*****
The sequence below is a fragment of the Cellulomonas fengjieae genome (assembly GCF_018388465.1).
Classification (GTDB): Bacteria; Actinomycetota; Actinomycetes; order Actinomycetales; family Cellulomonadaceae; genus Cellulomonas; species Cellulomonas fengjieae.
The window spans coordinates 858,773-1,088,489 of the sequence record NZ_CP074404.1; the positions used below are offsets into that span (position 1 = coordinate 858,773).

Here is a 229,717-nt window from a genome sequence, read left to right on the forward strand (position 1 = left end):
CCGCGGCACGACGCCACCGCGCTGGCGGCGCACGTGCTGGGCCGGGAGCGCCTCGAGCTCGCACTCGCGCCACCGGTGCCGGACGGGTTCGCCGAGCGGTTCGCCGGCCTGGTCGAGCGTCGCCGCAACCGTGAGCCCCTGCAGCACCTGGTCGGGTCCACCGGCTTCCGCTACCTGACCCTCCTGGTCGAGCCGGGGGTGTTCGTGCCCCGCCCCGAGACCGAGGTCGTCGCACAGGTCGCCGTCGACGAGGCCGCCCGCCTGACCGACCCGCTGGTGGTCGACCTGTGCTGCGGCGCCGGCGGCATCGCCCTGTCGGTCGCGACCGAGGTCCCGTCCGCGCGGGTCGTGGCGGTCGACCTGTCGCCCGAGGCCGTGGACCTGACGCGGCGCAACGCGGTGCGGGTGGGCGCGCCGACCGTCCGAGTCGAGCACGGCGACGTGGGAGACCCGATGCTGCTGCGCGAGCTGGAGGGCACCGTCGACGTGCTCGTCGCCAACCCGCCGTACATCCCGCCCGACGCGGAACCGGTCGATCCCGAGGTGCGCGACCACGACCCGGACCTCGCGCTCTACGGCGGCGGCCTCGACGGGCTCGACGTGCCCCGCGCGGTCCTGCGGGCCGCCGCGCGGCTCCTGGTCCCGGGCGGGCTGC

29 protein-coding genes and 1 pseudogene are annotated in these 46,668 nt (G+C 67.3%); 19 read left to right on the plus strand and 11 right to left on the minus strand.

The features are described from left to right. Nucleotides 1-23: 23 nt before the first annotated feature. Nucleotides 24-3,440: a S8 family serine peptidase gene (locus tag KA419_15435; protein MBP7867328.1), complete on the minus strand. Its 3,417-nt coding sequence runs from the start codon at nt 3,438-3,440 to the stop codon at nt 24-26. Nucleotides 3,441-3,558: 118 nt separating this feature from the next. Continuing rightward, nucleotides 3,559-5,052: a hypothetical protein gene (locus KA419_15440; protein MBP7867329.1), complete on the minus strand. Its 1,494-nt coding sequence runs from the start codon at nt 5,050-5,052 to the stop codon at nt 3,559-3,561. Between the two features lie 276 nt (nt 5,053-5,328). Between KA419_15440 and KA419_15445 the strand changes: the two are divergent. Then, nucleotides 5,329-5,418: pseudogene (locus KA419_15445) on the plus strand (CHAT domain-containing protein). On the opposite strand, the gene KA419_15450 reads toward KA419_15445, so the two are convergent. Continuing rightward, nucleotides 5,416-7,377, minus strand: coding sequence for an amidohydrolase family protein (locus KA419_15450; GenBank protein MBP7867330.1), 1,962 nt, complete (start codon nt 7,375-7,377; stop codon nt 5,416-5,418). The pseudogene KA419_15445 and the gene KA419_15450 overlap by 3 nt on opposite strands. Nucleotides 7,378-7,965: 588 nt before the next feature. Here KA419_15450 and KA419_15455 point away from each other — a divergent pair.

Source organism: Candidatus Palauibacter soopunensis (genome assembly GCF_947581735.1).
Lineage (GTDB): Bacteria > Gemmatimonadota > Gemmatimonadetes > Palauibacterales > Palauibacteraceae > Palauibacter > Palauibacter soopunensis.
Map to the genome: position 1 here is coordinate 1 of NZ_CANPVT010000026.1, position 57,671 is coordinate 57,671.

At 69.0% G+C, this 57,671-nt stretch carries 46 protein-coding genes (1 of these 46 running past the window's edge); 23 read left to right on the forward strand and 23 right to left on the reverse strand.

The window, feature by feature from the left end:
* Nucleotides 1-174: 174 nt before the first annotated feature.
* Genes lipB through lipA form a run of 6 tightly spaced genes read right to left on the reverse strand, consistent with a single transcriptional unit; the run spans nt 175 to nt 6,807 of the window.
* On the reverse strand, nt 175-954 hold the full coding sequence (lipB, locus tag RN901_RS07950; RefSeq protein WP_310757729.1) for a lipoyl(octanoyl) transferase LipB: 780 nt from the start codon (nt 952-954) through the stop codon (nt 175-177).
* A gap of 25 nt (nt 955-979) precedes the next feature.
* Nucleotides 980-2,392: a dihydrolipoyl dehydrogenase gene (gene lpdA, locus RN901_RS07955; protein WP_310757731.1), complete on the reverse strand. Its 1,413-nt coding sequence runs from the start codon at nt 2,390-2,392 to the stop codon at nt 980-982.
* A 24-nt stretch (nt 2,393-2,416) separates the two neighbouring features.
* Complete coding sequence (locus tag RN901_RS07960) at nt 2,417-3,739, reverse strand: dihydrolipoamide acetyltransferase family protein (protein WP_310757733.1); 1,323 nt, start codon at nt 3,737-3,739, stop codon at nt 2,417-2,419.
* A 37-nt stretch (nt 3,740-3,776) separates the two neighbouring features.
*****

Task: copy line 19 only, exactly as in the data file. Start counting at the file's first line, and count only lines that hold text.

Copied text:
* Complete coding sequence (locus tag RN901_RS07960) at nt 2,417-3,739, reverse strand: dihydrolipoamide acetyltransferase family protein (protein WP_310757733.1); 1,323 nt, start codon at nt 3,737-3,739, stop codon at nt 2,417-2,419.